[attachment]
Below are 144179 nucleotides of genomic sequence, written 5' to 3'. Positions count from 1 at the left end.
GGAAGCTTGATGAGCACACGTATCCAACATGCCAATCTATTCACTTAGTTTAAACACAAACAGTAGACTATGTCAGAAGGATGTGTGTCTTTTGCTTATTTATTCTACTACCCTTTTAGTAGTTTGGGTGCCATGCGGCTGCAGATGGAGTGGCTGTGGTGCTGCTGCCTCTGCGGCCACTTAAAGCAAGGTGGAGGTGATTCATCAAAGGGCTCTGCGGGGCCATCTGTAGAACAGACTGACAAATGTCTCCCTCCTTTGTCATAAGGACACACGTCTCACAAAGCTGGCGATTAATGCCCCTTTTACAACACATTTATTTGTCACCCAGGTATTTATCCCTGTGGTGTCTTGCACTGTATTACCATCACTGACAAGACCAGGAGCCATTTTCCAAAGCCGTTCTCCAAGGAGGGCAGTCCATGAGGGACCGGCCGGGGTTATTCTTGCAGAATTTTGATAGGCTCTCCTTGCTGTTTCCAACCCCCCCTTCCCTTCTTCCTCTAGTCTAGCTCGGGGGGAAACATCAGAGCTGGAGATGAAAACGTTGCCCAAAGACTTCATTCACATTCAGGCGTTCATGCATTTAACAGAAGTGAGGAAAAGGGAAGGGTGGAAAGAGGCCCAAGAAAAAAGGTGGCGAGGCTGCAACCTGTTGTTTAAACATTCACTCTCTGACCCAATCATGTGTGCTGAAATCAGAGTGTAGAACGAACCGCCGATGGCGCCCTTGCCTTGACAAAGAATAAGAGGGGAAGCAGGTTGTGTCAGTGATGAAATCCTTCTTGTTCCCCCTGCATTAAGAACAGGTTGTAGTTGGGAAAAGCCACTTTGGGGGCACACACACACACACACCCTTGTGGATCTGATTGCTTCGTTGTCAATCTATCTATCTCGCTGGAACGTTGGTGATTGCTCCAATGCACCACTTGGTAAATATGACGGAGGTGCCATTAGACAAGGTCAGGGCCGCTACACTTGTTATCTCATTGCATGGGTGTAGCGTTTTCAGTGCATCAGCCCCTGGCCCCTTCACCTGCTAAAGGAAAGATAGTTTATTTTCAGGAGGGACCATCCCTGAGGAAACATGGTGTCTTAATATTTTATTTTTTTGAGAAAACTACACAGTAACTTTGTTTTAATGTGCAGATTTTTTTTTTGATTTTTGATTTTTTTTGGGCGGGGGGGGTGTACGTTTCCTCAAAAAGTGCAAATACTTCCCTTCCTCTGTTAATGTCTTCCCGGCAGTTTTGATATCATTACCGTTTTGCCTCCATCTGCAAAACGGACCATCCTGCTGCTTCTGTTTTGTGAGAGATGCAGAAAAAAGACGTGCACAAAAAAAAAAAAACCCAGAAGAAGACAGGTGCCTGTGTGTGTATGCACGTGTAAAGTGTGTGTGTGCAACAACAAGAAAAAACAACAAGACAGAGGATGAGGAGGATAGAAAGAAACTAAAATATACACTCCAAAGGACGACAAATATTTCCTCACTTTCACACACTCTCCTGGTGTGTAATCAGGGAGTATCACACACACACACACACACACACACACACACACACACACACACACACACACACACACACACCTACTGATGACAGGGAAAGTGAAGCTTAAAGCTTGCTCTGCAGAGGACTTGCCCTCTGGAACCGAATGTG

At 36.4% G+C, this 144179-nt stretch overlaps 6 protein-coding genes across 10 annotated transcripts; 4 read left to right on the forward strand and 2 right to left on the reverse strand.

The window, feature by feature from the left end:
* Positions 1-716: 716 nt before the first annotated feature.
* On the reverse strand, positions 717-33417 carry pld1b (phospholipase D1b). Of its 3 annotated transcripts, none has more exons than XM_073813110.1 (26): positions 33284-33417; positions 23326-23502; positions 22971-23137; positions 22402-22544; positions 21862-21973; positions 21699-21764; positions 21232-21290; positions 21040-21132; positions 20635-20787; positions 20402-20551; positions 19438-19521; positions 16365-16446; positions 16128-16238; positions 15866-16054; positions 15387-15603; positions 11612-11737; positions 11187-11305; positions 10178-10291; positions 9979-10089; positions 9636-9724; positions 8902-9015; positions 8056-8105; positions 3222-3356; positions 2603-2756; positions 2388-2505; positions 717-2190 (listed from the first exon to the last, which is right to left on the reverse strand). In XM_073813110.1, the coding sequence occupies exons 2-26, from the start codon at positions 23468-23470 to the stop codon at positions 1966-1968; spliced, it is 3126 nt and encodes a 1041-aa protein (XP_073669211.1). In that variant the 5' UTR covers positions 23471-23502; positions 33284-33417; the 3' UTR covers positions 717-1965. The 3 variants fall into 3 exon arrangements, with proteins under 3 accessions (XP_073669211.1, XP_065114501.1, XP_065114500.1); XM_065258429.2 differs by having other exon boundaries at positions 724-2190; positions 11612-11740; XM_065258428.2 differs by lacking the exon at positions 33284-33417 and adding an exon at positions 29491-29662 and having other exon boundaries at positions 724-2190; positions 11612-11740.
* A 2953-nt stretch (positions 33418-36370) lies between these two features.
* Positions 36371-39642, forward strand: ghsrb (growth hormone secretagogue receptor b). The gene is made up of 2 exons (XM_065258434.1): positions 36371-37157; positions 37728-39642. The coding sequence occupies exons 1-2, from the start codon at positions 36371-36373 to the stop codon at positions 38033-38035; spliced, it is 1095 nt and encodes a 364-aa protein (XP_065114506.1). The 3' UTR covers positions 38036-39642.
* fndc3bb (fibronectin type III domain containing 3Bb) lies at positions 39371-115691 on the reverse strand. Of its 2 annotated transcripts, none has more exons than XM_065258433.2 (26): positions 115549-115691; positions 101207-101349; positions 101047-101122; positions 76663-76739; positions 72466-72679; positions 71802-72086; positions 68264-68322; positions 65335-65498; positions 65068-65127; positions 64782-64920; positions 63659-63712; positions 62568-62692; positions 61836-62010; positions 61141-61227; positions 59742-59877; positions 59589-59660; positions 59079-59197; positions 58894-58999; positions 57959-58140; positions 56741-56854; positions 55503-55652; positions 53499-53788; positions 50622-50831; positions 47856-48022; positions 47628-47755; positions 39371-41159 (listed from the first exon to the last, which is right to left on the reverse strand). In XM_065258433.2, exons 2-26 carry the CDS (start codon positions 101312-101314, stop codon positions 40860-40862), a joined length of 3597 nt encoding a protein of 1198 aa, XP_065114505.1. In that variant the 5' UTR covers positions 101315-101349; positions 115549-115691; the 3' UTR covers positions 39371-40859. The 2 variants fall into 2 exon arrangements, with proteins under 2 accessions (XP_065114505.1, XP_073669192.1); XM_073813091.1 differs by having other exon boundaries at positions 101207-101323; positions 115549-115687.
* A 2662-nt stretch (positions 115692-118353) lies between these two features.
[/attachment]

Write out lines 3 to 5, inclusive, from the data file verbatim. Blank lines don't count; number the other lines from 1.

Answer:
At 36.4% G+C, this 144179-nt stretch overlaps 6 protein-coding genes across 10 annotated transcripts; 4 read left to right on the forward strand and 2 right to left on the reverse strand.

The window, feature by feature from the left end:
* Positions 1-716: 716 nt before the first annotated feature.